Tragedies like this occur. It is not that the young cadet collapsed during training from what well may have been a congenital condition; it is that the standard of care available in rural Virginia is subpar. At least Lexington has a hospital of sorts. Much of rural Virginia has no immediate facility. There is demand; it is just not operationalized in the marketplace. But this situation draws attention to the fact that even those who have health insurance suffer from the failure to expand Medicaid. You can have the best insurance in the world but if there is no facility in reach, it does not matter. What would have been different if $2.5 billion dollars had provided the incentive to expand service across the state?
Every step in the decision making process during crisis is guided by the conditions extant. What would the response during Hoang's emergency have been if those responding weren't faced with the fact that the closest urgent care facility wasn't an hour away from Lexington in Waynesboro and that the goal for being seen by a physician after triage at the local hospital emergency room in Lexington was something more impressive than 40 minutes; yes, that is from the hospital's website. The young man might have been taken directly to a facility actually staffed and equipped for immediate emergency intervention rather than to the school infirmary.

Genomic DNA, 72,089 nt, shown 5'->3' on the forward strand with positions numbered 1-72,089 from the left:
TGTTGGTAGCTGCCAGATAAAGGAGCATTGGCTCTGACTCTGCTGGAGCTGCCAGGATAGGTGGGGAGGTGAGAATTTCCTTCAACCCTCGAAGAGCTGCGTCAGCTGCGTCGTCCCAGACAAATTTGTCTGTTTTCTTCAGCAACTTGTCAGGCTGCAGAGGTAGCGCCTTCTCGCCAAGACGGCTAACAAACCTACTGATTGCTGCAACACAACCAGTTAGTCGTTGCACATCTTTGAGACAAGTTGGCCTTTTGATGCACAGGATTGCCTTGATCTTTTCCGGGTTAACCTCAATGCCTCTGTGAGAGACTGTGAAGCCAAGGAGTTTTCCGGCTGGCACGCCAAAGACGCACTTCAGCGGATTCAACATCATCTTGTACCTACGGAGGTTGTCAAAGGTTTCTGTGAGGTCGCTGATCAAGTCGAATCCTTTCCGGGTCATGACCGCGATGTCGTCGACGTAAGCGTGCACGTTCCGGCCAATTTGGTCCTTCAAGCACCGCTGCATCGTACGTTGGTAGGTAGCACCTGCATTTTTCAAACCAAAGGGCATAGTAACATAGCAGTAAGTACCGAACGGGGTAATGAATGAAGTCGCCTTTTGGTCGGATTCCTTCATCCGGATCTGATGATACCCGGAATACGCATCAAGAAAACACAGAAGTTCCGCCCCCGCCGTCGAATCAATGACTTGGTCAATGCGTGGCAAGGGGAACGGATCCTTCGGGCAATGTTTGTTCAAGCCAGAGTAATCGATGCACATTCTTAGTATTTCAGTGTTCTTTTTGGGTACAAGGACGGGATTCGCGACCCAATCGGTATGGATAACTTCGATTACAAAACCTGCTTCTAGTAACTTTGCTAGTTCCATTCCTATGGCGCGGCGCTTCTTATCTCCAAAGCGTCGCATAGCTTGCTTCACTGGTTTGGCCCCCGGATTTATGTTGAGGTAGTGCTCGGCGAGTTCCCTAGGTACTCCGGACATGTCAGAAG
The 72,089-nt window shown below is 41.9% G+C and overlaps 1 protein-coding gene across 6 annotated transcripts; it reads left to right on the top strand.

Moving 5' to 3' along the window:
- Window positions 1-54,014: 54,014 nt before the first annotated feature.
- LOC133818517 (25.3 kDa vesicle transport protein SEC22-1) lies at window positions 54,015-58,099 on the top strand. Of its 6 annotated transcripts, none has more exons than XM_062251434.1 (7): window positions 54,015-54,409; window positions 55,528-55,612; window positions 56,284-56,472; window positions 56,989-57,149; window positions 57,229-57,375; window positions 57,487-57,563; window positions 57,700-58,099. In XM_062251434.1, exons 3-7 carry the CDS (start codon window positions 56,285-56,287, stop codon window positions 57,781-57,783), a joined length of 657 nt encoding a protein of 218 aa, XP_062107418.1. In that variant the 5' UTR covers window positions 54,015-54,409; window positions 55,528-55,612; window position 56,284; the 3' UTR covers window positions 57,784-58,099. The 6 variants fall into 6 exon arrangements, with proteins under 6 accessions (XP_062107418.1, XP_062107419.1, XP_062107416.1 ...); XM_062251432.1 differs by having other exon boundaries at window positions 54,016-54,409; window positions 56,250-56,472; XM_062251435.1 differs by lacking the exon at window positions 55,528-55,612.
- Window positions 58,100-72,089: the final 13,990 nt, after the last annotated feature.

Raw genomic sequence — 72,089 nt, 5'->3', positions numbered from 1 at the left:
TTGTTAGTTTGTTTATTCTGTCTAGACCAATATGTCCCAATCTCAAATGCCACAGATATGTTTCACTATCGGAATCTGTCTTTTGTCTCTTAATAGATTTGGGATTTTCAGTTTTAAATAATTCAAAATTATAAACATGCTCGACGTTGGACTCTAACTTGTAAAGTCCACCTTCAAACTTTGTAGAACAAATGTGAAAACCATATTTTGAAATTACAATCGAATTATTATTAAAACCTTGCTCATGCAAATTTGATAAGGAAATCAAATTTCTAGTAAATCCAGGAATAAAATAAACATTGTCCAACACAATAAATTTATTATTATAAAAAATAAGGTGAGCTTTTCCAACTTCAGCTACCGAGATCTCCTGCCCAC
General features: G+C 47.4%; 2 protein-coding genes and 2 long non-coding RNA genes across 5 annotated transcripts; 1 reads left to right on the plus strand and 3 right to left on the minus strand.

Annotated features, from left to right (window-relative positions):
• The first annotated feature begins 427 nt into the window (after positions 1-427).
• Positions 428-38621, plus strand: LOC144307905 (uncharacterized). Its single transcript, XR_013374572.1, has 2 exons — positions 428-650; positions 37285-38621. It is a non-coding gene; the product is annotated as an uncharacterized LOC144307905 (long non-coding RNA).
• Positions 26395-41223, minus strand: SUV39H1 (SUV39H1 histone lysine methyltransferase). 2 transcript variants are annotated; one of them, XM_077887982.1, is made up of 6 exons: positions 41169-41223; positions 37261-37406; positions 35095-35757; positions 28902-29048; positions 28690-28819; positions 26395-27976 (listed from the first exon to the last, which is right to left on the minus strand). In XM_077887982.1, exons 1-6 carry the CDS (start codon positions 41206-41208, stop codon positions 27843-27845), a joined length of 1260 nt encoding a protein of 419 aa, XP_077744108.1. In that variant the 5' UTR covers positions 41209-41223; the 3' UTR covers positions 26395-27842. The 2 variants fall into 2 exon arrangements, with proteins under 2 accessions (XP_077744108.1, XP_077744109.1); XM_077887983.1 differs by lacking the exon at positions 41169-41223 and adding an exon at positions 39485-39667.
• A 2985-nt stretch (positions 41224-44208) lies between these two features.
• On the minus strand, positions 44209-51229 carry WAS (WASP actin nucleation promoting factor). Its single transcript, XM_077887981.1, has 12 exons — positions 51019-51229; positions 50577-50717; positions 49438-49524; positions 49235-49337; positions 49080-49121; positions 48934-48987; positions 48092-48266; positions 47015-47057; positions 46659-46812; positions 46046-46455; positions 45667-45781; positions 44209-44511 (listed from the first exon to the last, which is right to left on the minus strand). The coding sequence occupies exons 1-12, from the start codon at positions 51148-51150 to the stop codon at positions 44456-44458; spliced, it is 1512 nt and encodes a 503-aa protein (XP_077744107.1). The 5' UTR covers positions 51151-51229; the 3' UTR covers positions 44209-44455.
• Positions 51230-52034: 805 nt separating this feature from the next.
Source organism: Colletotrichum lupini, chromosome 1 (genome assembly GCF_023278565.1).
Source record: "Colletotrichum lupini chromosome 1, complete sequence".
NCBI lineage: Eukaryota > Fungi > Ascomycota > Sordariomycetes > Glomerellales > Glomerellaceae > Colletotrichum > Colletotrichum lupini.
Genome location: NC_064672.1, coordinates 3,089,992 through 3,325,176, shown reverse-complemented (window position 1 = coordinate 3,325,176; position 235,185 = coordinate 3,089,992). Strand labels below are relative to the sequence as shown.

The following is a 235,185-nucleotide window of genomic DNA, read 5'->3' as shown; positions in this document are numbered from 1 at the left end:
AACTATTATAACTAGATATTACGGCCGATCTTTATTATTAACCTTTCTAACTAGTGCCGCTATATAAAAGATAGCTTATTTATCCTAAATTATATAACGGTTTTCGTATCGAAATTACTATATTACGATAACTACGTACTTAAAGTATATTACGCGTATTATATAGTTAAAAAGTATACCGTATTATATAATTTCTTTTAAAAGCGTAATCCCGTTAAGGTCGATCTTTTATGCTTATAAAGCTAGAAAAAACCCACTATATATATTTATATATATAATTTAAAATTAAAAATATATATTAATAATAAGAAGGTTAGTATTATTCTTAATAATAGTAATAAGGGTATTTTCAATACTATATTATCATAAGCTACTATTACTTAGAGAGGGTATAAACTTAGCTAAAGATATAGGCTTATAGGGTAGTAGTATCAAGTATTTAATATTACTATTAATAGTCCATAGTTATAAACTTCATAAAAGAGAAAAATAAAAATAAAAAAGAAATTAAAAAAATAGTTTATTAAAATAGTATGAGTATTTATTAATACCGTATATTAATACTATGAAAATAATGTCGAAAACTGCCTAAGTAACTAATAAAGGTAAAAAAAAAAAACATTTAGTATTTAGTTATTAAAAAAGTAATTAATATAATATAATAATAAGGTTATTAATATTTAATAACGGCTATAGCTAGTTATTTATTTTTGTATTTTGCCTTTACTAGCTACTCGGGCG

We will never know. What we do know is that the options for everyone living in Lexington and the rest of rural Virginia would be different and significantly better with the infusion of millions of those billions of dollars locally. But Republicans are dead set against allowing the marketplace to function. And Lexington is far from being as isolated as many localities. Thousands of Virginians are suffering and dying unnecessarily as a direct result of Republican intransigence.
This is an important day in Beantown, one experienced as a Marine '66. The Post band at Quantico, came up, playing at a gathering the night before. We were near Concord Bridge for the ceremonies the next morning (only 20 feet from the cannon firing every minute), finishing the day at the end of the Marathon on a day when the Japanese finished 1-2-3-4.
Like other Americans, my memories of the date are clouded by violence of a different kind - the 1993 siege of the Branch Davidians in Waco, and two the terrorism of Timothy McVeigh and Terry Nichols at the Alfred P. Murrah Building.
Today I reflect upon violence.